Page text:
To be eligible for the Meta Verified test, you need to be a creator with prior posting history in New Zealand or Australia who is at least 18 years old.

Now, there is some confusion (at least I’m confused) about whether a “creator” can be a personal brand on a Facebook page and be eligible. We’ll get to that later.

Subscription Bundle

A Meta Verified subscription will cost you $11.99 (US) per month from web or $14.99 per month on iOS and Android. Yeah, I don’t know why anyone would sign up via iOS or Android.

The subscription bundle includes the following benefits:

1. Verified badge. This isn’t as simple as paying to get verified (not mentioning any platforms). Your account name and photo must match your governmental ID.

2. Proactive account protection against impersonation. Apparently this doesn’t happen now for verified accounts? Or it’s better somehow? Or maybe it’s just that anyone can get the same protection as currently verified accounts, but you’ll need to pay for it.

3. Access to account support. That’s right, real people. Cut through the red tape.

4. Increased visibility and reach. You’ll show up more prominently in search, comments, and recommendations. How noticeable this increase is will vary depending on your audience size and topics.

5. Exclusive features. This appears to be related to stickers and stars on Facebook and Instagram Stories and Reels. Could be access to other features, but these aren’t specified in the announcement.

Creators with Business Pages?

Now, here’s where it gets a bit confusing and where media messaging is inconsistent with the official announcement from Meta…

Meta notes that this is for Creators only. Businesses are not eligible for the test, but the eventual plan includes them.

But… Does that mean that only “creators” who utilize user profiles are eligible? What about creators who set up Facebook pages?

This may seem like semantics, but Meta never mentions “user” in their announcement. And their documentation about becoming a creator mentions “turning on professional mode on your Facebook profile or by creating a separate Page.”

We know that businesses aren’t eligible for the test, but it’s not clear if personal brands (creators) who set up a Facebook page are. Maybe?

The final section of Meta’s announcement does repeatedly mention profiles and your birthday, which would be unique to a user.

But since Meta’s own definition of a creator includes personal brands with pages, I can’t say for sure if such people are excluded.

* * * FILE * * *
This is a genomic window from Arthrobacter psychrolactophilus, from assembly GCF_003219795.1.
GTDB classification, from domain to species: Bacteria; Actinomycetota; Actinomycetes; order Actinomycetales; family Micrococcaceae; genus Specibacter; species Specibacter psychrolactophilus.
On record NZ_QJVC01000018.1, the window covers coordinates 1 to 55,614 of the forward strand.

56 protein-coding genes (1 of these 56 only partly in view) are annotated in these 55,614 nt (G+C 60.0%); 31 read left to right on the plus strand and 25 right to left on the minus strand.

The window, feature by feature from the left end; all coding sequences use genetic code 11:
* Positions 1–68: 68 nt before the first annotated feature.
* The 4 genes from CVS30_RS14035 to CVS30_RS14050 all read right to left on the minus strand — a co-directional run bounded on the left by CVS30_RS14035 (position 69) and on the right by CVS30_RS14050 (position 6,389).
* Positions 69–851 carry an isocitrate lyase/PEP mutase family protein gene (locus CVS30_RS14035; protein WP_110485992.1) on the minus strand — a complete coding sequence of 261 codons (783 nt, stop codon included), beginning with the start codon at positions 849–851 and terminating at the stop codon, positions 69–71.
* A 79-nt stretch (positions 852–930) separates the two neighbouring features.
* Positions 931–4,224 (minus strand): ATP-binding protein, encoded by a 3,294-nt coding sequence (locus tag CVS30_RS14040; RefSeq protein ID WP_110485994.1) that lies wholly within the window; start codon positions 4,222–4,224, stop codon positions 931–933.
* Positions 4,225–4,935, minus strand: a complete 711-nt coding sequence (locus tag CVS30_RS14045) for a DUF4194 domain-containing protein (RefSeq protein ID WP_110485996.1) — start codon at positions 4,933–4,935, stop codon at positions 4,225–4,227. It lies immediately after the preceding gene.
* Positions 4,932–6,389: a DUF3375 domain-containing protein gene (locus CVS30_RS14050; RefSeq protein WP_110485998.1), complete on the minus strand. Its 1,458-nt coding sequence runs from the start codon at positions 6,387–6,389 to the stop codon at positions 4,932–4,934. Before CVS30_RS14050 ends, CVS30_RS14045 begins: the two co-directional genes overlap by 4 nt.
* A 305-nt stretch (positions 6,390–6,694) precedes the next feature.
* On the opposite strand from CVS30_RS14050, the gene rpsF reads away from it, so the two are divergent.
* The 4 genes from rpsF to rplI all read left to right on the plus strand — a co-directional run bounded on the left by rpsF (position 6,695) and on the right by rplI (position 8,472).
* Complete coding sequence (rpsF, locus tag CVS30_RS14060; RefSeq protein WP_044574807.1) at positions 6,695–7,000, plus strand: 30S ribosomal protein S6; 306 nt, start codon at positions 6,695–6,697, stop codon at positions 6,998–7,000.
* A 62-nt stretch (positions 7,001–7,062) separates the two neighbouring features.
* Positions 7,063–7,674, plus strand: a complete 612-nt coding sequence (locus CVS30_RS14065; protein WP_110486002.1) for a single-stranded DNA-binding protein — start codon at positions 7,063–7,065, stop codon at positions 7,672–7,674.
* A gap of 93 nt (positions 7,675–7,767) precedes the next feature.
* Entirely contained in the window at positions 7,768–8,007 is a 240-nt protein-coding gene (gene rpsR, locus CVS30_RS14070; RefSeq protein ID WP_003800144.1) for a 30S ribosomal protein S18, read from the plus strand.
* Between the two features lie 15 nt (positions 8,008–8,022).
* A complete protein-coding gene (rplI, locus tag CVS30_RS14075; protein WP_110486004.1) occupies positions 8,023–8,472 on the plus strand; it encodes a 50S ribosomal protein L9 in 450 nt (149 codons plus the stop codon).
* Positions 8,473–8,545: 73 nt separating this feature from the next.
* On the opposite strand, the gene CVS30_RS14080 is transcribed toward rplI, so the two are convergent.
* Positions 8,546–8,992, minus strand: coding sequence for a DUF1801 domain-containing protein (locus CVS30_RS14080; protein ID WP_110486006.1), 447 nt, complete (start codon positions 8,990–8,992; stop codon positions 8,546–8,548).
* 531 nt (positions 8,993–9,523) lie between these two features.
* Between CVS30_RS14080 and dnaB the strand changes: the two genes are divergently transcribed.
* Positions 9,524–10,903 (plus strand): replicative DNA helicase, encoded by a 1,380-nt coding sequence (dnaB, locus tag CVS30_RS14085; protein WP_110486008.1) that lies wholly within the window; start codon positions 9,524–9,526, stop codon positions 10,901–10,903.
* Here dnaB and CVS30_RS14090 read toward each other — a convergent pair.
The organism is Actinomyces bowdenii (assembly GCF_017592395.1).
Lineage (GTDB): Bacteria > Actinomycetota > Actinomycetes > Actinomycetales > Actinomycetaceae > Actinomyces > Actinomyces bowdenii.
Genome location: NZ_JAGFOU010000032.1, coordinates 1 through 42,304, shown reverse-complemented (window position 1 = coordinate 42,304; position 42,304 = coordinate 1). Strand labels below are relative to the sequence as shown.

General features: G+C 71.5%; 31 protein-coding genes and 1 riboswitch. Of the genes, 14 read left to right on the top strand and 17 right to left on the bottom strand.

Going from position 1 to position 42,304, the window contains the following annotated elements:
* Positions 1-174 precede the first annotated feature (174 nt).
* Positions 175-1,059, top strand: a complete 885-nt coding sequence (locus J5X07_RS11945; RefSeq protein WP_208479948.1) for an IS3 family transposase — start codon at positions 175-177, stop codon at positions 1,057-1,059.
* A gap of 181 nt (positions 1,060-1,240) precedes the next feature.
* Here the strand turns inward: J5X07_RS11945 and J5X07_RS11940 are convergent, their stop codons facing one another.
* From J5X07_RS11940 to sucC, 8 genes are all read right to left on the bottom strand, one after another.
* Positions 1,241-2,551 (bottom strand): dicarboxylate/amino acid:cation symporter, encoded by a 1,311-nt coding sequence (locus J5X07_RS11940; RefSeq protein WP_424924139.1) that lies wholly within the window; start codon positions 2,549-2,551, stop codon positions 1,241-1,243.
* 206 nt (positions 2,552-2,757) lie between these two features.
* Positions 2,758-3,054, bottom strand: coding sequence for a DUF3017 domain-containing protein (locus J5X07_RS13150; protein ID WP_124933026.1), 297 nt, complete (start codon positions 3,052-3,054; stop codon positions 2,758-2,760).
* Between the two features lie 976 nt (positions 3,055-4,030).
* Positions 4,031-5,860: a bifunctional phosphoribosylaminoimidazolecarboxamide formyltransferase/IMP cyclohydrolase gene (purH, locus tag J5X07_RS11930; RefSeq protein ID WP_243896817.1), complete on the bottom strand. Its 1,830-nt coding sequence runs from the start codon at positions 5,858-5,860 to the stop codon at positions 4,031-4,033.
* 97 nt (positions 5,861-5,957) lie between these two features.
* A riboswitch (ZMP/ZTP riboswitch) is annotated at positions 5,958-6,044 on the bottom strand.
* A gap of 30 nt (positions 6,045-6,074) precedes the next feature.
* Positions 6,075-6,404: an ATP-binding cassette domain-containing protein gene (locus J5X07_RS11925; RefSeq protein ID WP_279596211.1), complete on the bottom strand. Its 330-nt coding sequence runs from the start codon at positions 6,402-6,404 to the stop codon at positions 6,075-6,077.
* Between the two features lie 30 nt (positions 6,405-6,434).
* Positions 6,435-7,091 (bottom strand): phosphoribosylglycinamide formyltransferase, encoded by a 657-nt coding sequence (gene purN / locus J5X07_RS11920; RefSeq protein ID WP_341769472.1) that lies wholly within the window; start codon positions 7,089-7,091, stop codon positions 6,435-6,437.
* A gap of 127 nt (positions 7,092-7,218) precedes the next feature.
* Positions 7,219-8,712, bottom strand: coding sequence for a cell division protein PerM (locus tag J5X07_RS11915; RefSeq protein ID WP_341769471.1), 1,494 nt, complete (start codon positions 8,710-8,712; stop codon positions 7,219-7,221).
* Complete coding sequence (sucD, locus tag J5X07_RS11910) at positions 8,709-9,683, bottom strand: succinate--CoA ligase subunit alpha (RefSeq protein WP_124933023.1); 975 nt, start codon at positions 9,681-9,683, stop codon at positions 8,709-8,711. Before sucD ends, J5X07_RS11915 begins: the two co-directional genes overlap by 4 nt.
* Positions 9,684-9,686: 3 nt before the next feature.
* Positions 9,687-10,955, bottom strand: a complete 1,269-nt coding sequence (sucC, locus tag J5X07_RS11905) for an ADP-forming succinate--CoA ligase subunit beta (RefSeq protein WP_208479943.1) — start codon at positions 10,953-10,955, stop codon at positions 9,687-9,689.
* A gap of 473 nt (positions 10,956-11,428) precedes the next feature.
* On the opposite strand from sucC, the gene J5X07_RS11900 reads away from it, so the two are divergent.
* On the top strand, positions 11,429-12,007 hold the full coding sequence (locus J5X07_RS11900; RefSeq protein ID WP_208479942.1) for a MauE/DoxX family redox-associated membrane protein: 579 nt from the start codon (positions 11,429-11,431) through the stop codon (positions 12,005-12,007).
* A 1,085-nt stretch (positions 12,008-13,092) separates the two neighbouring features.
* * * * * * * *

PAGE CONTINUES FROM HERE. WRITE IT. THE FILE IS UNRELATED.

My interpretation: If you are a personal brand with a Facebook page that utilizes your actual name (that is the same as your governmental name), you are likely eligible.

I’m hedging with “likely,” but I’d love clarification from Meta on this.

No Changes to Accounts Already Verified

Of course, you may have an account that was previously verified without paying for anything. No worries, Meta says. No changes to your account while Meta tests and learns.

Wait, no changes? Yeah, no changes. That basically means you don’t get the benefits of the Meta Verified subscription because you aren’t paying for it.

I’m not really sure what will eventually happen to accounts like mine that are verified under the old system. Different badge? Get some benefits? Forced to pay?

I’ve gotta think that the verification will stand since these accounts did go through a rigorous verification process. But I’m sure they’ll (we’ll) never receive the full benefits of a subscription without paying

There’s Good and Bad Here

Look, I don’t love this, but some of it makes sense.

First, it gives more people the ability to get verified. That’s long been a struggle. And the more people who get verified (actually verified with governmental ID), the more authentic the platform becomes.

Second, it’s good to provide priority access to better support, a huge issue with the plaform currently. This should have been an option 10 years ago. But it’s also an admission that support ain’t great for the rest of us.

Third, Meta needs to diversify instead of relying so heavily on advertising. This is a step in that direction.

But, some bad…

You’re going to get some complaints from advertisers who spend some big budgets but still get low-quality support. If these new subscribers get superior support to advertisers, that’s a problem.

There is bound to be some confusion, at least initially. Whenever you change the meaning of something, that’s going to be the case. While “verified” still means that the account was verified (which is important), you don’t need to have any level of notoriety to get verified. Some will take advantage of that.

This also has the potential to tick off those who were previously verified, especially if such accounts (eh hem) aren’t handled delicately.

This at least feels cleaner than the Twitter Blue product, which doesn’t require governmental ID account verification. Meta Verified extends the original purpose of the checkmark, which is to make sure people are who they say they are and prevent impersonation.

Overall, this is a mixed bag that could become more attractive if Meta handles it the right way.

Will I Do This?

At the moment, I don’t think I’d be eligible anyway. Even if personal brand pages are eligible, the “Jon Loomer Digital” name may not be since it’s a business name.

This also kinda sucks for someone who has been verified for the past several years. I assume Meta will eventually force me to remain verified.